News & Politics

Vince Gray Still Has the Upper Hand on the Feds

Prosecutors are getting ready to indict the DC mayor, but they'll have a hard time proving it in court.

Photograph via Flickr user chesbayprogram.

In the game of chicken between US Attorney Ronald Machen and his prey, DC Mayor Vince Gray, the prey seems to have the upper hand.

According to Mike DeBonis’s story in today’s Washington Post, Machen, pursuing Gray for alleged campaign-finance irregularities, offered the mayor a deal: plead to one felony count and avoid further prosecution.

Gray’s response: No dice.

It’s worth noting that the offer was relayed through Gray’s attorney, Bob Bennett, the mayor was not in the room. Bennett has steadfastly refused to allow Gray to speak to federal officials, a smart move in a case in which, as with so many corruption investigations, several people have gone down for lying to the feds.

Instead, Bennett and Gray are forcing Machen to prove his case on its own merits, in court. That puts Machen in the position of weighing whether he has enough to convince a jury. Does he?

“They apparently have not come up with the proverbial smoking gun,” says one defense attorney who has represented public officials in federal cases.

If neither the FBI agents on the case, nor Machen’s prosecutors have not found an e-mail, a document, a recorded conversation, or other hard evidence that would convince a jury that Gray knew of the off-the-books campaign fund, testimony from witnesses that Gray knew of the dirty money amounts to hearsay.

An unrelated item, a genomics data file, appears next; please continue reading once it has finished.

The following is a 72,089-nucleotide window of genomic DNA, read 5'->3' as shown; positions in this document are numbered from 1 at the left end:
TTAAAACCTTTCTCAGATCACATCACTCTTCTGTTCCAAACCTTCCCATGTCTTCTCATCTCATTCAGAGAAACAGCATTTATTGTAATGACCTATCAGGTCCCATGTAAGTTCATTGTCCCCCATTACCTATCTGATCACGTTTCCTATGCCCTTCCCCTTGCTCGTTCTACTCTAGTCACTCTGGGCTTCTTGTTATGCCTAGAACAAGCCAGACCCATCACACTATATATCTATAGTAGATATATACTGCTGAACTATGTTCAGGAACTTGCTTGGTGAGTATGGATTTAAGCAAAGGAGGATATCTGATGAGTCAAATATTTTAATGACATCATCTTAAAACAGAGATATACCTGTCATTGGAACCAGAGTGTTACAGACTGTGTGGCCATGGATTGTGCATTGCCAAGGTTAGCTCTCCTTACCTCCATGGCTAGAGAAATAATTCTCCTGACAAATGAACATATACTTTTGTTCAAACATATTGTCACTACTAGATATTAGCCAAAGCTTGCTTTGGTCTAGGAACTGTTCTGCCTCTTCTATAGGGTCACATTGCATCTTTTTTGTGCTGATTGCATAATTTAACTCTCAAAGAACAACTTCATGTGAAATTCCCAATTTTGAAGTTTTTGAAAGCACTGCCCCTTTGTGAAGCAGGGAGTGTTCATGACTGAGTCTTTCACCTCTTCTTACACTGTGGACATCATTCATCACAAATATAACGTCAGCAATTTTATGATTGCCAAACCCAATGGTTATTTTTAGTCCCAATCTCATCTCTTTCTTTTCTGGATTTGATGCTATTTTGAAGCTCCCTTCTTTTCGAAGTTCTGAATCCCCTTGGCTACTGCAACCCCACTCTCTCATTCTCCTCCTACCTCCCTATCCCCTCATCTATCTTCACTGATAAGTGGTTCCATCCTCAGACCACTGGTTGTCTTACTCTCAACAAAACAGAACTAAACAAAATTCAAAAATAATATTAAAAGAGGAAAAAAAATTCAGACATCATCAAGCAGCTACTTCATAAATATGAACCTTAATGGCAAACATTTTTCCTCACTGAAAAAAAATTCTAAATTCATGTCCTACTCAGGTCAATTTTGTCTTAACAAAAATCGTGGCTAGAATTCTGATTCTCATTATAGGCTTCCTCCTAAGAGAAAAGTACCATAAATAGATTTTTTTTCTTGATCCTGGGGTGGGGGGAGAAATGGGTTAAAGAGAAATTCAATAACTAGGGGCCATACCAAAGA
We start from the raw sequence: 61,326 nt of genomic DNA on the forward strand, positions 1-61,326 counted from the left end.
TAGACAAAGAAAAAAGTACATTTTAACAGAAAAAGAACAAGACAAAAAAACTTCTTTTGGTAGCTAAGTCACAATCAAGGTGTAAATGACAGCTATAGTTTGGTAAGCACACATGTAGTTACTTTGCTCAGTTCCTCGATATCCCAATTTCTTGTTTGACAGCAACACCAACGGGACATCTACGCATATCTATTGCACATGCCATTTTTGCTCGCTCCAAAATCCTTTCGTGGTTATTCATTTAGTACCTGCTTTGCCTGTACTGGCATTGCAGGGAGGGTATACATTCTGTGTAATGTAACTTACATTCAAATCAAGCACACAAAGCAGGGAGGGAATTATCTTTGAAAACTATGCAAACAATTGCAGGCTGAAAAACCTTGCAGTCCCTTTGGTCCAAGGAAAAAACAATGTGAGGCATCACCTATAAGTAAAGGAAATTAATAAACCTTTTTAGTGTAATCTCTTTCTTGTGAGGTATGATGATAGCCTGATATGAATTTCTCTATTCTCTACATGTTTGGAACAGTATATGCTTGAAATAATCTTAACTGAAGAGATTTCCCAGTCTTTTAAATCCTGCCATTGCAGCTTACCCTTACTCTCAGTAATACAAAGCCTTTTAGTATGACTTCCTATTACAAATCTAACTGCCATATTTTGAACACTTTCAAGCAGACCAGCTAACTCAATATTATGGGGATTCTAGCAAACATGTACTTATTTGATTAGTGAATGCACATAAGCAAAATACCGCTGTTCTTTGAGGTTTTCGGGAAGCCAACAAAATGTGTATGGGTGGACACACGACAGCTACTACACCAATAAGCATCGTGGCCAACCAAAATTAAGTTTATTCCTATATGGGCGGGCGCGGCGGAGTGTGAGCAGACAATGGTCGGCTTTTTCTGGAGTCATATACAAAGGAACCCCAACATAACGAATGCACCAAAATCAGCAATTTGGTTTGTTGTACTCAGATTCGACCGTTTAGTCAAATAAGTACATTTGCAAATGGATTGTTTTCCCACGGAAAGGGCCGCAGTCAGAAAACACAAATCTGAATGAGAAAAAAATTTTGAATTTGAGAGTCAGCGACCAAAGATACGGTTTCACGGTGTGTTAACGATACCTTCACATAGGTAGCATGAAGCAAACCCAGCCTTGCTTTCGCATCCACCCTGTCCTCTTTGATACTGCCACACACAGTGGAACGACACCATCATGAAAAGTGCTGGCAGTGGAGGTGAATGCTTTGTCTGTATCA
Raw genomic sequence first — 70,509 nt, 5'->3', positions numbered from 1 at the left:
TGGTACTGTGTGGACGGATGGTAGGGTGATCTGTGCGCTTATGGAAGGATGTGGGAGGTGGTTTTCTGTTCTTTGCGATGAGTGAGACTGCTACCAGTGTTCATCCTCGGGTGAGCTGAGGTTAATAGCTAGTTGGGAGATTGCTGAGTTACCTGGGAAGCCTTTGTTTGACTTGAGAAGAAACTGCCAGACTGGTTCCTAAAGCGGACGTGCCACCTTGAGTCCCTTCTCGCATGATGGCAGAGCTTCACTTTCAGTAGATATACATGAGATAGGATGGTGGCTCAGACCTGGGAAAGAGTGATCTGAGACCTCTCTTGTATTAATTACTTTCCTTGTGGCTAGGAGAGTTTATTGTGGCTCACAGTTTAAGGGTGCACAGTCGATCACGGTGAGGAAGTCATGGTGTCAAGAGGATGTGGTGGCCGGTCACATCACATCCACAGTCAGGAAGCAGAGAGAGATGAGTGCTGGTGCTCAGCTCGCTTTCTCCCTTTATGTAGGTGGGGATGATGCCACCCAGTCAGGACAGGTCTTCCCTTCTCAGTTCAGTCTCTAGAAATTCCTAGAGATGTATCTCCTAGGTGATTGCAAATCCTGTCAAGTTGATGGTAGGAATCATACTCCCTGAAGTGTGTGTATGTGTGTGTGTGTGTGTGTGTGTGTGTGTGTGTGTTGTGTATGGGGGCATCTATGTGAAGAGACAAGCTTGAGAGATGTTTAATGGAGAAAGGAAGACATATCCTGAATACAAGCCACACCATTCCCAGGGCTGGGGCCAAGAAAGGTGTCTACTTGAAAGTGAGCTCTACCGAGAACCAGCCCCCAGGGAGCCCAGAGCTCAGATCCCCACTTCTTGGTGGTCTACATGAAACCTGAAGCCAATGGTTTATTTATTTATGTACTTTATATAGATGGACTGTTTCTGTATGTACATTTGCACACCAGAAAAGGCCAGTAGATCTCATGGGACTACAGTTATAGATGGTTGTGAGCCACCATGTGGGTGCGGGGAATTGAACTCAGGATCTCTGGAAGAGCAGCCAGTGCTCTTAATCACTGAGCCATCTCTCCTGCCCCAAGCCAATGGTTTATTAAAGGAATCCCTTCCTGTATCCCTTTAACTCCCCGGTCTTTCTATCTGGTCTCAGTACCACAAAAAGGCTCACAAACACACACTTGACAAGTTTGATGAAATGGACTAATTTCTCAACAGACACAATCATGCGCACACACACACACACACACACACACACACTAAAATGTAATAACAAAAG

Jeff Thompson, the alleged mastermind of the shadow campaign, fingered Gray for personally asking for his dirty cash in March when he pleaded guilty to illegally funneling more than $2 million to Gray’s 2010 bid and other political campaigns. That was good enough to get Thompson off with a relatively light sentence. But how would it sound to jurors if Thompson gets grilled on the witness stand by Vince Gray’s defense attorneys?

The pressure is mounting on Machen to show that his public corruption crusade has been successful. He’s scored guilty pleas from three DC council members and five of Gray’s campaign aides. But the probe is getting moldy as it completes its fourth year. Though he can extend his tenure, if Gray chooses to go to trial, the prosecutor might be passing the case on to his successor.

At this point that all adds up to advantage Gray.

Sources close to the case said Gray was also asked if he would consider pleading to a misdemeanor. His response: no dice.